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Railroad Ties: Tracks to the White Earth and Red Lake Ojibwe Reservations, 1860s-1910s

By Heidi Katter


This essay interrogates the comparative effects of railroad colonialism at the White Earth and Red Lake Ojibwe Reservations in northwestern Minnesota. Charting the history of railroad expansion in Minnesota from the mid nineteenth to early twentieth centuries using maps, railroad promotional materials, and Indian agent correspondence reveals how, when, and why the White Earth and Red Lake Ojibwe experienced land dispossession and environmental degradation. Despite their geographic proximity, White Earth and Red Lake faced different federal policies. Nevertheless, by the early twentieth century, both the White Earth and Red Lake Ojibwe lived upon deforested reservation lands. While existing historiography analyzes White Earth and Red Lake (primarily) in isolation, this paper exposes how railroad colonialism links the histories of both reservations. This essay seeks to illustrate the benefits of analyzing Ojibwe history through the lens of railroad colonialism to convey a unified narrative of Ojibwe dispossession that transcends reservation borders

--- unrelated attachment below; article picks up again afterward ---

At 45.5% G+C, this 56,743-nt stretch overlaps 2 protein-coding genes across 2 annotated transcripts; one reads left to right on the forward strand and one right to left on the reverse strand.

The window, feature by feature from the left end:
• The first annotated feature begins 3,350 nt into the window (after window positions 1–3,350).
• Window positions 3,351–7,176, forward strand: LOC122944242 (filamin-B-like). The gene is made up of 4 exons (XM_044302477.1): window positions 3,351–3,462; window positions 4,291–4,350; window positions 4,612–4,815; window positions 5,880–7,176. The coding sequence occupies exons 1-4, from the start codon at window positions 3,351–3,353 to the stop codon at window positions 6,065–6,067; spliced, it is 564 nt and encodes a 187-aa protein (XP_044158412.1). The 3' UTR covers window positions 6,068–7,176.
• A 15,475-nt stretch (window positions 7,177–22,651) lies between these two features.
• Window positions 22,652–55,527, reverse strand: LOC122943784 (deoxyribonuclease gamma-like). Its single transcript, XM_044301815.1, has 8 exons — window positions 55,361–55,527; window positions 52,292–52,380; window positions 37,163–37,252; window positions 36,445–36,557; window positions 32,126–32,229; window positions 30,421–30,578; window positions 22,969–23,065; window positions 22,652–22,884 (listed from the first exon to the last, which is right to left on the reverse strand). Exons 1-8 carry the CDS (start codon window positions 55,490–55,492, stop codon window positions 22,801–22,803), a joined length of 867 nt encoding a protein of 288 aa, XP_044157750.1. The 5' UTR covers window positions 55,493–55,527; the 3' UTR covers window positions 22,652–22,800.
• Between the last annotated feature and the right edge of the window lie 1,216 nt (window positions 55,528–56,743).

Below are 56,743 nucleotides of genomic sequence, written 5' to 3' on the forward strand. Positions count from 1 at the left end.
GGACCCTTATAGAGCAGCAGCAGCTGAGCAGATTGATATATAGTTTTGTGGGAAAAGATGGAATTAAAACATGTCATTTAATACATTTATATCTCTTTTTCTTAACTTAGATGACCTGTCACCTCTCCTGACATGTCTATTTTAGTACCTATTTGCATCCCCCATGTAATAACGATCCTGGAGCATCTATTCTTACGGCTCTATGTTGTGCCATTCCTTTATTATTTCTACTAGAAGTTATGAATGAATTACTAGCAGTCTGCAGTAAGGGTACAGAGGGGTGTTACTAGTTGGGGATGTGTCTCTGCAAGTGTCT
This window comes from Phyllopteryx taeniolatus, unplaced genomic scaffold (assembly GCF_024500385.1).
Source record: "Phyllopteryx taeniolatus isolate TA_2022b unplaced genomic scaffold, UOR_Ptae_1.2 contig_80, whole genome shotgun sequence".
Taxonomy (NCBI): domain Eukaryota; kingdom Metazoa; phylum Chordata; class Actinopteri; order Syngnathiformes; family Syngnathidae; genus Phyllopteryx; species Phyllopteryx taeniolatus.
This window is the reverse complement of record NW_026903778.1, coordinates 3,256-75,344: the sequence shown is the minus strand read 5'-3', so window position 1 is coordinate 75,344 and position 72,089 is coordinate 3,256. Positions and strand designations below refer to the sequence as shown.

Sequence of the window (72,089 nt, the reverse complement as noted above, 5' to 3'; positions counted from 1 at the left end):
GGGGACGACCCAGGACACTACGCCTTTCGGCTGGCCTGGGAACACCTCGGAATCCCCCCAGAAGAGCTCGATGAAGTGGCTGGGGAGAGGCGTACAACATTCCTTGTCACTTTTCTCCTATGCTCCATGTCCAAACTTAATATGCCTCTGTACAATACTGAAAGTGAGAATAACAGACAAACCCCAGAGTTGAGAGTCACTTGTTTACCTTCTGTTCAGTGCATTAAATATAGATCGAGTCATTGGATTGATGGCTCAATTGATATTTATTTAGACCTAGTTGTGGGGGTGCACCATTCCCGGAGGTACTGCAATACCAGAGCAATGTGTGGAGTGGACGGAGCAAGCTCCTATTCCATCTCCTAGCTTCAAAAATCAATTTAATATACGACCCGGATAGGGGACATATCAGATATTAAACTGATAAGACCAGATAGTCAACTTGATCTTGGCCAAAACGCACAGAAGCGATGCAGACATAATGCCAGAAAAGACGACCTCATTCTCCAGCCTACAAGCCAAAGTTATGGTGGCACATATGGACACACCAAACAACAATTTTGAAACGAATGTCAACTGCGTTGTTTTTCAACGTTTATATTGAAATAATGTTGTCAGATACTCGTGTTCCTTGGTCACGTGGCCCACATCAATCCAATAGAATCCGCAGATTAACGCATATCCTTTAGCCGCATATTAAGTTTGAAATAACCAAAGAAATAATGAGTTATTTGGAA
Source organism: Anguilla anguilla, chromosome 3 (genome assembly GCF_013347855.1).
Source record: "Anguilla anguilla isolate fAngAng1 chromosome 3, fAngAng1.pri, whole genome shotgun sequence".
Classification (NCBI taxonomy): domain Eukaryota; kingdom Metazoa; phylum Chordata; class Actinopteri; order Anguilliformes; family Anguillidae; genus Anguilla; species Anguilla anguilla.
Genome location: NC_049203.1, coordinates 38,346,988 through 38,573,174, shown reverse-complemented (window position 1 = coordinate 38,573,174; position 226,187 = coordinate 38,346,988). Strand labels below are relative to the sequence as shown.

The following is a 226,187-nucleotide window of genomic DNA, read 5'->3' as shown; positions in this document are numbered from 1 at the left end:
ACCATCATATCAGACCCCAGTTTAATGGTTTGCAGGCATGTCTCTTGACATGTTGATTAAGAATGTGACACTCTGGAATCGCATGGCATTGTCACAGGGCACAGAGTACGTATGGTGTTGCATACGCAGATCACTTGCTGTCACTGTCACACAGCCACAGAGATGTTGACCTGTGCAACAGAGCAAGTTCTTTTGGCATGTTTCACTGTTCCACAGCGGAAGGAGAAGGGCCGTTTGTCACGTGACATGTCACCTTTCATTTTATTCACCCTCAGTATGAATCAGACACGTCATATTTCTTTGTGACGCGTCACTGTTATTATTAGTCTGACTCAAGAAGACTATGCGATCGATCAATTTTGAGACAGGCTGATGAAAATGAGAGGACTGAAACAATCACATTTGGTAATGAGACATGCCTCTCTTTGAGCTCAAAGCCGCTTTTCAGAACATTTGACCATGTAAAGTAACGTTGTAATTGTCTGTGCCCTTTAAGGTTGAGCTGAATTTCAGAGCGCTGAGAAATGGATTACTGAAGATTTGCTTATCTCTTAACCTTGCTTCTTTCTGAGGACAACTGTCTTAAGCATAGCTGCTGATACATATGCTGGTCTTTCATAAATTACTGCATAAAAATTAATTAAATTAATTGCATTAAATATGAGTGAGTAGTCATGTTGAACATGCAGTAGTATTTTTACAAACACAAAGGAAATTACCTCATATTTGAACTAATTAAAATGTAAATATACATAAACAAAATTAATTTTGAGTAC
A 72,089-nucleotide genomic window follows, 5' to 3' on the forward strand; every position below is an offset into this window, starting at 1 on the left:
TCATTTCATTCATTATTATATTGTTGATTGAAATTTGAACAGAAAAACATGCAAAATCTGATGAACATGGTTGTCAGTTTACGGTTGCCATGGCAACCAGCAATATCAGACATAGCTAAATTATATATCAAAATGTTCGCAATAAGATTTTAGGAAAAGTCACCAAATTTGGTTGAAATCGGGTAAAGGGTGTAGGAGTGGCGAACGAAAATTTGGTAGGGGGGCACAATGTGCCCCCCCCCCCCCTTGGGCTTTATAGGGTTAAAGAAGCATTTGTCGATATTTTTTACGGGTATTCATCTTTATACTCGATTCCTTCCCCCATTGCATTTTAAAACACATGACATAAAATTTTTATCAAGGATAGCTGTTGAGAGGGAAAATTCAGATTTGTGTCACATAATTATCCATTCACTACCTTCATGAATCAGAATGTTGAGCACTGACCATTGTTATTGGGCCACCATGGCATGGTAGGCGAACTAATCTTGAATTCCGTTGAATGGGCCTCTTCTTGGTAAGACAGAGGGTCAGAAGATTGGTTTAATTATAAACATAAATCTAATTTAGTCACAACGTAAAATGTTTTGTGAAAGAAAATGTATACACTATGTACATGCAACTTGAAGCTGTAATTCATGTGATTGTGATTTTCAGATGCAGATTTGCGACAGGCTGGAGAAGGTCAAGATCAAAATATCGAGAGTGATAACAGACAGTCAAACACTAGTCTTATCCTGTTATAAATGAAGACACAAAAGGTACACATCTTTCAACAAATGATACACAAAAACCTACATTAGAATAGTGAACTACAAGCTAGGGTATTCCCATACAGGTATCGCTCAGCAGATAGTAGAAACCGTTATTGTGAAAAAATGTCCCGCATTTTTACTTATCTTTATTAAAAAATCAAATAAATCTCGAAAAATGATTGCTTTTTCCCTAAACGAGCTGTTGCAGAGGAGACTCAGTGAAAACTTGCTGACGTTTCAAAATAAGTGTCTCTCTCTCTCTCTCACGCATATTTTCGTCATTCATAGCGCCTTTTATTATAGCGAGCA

Topics: Railroad colonialism, cartography, settler colonialism, indigenous dispossession, Ojibwe reservations, Minnesota, environmental degradation, allotment policy, Indigenous Studies, United States History
Publisher: EliScholar – A Digital Platform for Scholarly Publishing at Yale
Year: 2020
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Provided by: Yale University

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